Based on the unmet clinical needs in the treatment of cardiovascular disease and the compelling early evidence for the promise of cell therapy, NHLBI created the Cardiovascular Cell Therapy Research Network in 2007. Now in its ninth year, the Network has completed three major clinical trials in cell therapy. It has published 35 manuscripts in prestigious clinical journals including JAMA, Circ, and Circ Research. Its biorepository has published two manuscripts relating baseline phenotype findings to measures of left ventricular function. A fourth clinical trial is underway assessing the effect of cell therapy on peripheral vascular disease. The Network is also proceeding with the largest effort to assess the effect of CSC cells in patients with heart failure - the first clinical trial that will assess the effect of combined cell therapy in heart failure patients. In addition, CCTRN will study the effect of allogeneic mesenchymal stem cells in patients with anthracycline-induced cardiomyopathy. Each of these protocols is NHLBI and FDA approved.

CCTRN’s reputation of conducting and then promulgating the results of high quality clinical trials makes it the most effective mechanism to assess the benefits of cell therapy in cardiovascular disease. It is important to continue to fund the infrastructure already in place to ensure its continued high quality operation and its place as the cornerstone of cardiovascular clinical cell therapy research in the United States.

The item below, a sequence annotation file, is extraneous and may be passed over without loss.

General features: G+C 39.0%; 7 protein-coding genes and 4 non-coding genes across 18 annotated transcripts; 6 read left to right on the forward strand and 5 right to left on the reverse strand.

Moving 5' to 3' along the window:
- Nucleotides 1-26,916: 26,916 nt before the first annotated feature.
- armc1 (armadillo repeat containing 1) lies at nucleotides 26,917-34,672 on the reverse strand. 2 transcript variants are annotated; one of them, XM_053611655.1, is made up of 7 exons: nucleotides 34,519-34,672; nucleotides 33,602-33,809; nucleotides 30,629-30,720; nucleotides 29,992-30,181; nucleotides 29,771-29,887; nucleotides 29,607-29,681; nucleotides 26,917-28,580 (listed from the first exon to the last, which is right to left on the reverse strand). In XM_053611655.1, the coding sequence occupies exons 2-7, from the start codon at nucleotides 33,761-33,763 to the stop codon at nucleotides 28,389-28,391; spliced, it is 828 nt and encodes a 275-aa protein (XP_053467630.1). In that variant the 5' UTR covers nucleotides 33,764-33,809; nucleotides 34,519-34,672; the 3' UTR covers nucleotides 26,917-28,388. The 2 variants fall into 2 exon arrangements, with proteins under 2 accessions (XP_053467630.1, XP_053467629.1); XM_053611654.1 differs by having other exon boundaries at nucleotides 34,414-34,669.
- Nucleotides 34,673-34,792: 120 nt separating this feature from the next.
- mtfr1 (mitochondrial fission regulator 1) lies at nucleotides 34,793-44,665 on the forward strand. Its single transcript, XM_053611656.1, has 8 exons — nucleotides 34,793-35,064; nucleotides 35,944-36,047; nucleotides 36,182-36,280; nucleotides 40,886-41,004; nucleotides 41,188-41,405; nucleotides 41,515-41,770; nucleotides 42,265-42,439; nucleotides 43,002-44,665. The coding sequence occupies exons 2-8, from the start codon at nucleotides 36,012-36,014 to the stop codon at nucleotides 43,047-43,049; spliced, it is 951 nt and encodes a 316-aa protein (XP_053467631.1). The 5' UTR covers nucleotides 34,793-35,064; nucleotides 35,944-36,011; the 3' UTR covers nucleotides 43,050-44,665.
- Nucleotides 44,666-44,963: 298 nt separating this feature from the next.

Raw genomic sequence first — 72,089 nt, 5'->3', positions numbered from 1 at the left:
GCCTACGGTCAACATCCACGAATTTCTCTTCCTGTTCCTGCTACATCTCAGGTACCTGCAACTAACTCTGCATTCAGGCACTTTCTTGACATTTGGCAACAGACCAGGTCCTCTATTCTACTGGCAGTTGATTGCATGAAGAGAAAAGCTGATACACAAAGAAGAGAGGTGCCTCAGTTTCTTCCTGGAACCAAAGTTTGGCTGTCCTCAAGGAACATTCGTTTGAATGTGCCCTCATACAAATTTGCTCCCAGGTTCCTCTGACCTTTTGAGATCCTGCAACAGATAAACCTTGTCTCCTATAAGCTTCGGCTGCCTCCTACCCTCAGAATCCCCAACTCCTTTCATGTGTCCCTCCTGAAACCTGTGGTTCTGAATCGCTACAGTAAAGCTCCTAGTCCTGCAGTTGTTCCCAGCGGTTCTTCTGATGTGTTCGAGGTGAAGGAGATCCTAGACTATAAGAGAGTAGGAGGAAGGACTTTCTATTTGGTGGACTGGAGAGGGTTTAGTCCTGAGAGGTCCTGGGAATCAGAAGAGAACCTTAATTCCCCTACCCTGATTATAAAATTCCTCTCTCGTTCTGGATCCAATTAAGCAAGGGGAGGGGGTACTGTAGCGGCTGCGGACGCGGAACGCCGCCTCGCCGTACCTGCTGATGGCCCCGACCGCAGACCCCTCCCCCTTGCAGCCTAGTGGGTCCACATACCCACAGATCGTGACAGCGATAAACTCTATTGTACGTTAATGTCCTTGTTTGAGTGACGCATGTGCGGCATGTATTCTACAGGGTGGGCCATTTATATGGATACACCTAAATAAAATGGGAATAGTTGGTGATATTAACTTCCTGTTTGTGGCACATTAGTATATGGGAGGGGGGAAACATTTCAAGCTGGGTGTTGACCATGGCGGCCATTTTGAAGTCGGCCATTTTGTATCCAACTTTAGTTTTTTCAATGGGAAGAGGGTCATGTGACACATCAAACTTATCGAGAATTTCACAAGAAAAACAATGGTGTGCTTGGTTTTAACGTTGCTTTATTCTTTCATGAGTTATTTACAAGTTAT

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Goal 3: Advance Translational Research

Regenerative Medicine 2.0 in Heart and Lung Research - Back to the Drawing Board

Stem cell therapies have been quite successful in hematologic disease but the outcomes of clinical studies using stem cells for cardiopulmonary disease have been rather modest. Explanations for this discrepancy such as the fact that our blood has a high rate of physiologic, endogenous turnover and regeneration whereas these processes occur at far lower rates in the heart and lung. Furthermore, hematopoietic stem cells ...more »

Submitted by (@jalees)

Is this idea a Compelling Question (CQ) or Critical Challenge (CC)? : Critical Challenge (CC)

Details on the impact of addressing this CQ or CC :

Some barriers to successfully implementing cardiopulmonary regeneration include the complex heterogeneous nature of the heart and lung.

 

Hematopoietic stem cells can give rise to all hematopoietic cells but the heart and lung appear to contain numerous pools of distinct regenerative stem and progenitor cells, many of which only regenerate a limited cell type in the respective organ. The approach of injecting one stem cell type that worked so well for hematopoietic stem cells is unlikely to work in the heart and lung.

 

We therefore need new approaches which combine multiple regenerative cell types and pathways in order to successfully repair and regenerate heart and lung tissues. These cell types will likely also require specific matrix cues since there are numerous, heterogeneous microenvironments in the heart and lung.

 

If we rethink our current approaches to regenerating the heart and lung and we use combined approaches in which multiple cell types and microevironments are concomitantly regenerated (ideally by large scale collaborations between laboratories), we are much more likely to achieve success.

 

This will represent a departure from the often practiced "Hey, let us inject our favorite cell" approach that worked so well in hematologic disease but these novel, combined approaches targeting multiple endogenous and/or exogenous regenerative cells could fundamentally change our ability to treat heart and lung disease.